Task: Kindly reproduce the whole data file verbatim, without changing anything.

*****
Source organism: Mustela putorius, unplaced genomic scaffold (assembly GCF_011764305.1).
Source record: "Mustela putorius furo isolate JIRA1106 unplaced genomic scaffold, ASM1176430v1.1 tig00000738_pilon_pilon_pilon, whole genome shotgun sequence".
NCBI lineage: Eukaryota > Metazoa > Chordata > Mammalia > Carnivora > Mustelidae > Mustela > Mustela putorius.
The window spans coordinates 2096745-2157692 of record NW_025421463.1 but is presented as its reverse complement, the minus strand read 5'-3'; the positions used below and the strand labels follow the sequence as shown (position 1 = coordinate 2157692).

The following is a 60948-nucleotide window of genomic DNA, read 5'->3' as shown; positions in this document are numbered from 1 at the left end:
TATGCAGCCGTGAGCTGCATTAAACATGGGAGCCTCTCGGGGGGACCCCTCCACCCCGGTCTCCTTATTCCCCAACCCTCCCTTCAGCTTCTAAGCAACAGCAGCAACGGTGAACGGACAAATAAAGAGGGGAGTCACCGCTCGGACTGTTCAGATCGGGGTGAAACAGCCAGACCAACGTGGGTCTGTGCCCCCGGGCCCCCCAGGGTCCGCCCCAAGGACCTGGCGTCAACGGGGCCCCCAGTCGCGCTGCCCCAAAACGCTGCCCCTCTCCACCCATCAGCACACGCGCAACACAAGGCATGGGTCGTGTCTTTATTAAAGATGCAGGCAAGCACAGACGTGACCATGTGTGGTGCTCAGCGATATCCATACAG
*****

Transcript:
Source organism: Mustela putorius, unplaced genomic scaffold (assembly GCF_011764305.1).
Source record: "Mustela putorius furo isolate JIRA1106 unplaced genomic scaffold, ASM1176430v1.1 tig00000738_pilon_pilon_pilon, whole genome shotgun sequence".
NCBI lineage: Eukaryota > Metazoa > Chordata > Mammalia > Carnivora > Mustelidae > Mustela > Mustela putorius.
The window spans coordinates 2096745-2157692 of record NW_025421463.1 but is presented as its reverse complement, the minus strand read 5'-3'; the positions used below and the strand labels follow the sequence as shown (position 1 = coordinate 2157692).

The following is a 60948-nucleotide window of genomic DNA, read 5'->3' as shown; positions in this document are numbered from 1 at the left end:
TATGCAGCCGTGAGCTGCATTAAACATGGGAGCCTCTCGGGGGGACCCCTCCACCCCGGTCTCCTTATTCCCCAACCCTCCCTTCAGCTTCTAAGCAACAGCAGCAACGGTGAACGGACAAATAAAGAGGGGAGTCACCGCTCGGACTGTTCAGATCGGGGTGAAACAGCCAGACCAACGTGGGTCTGTGCCCCCGGGCCCCCCAGGGTCCGCCCCAAGGACCTGGCGTCAACGGGGCCCCCAGTCGCGCTGCCCCAAAACGCTGCCCCTCTCCACCCATCAGCACACGCGCAACACAAGGCATGGGTCGTGTCTTTATTAAAGATGCAGGCAAGCACAGACGTGACCATGTGTGGTGCTCAGCGATATCCATACAG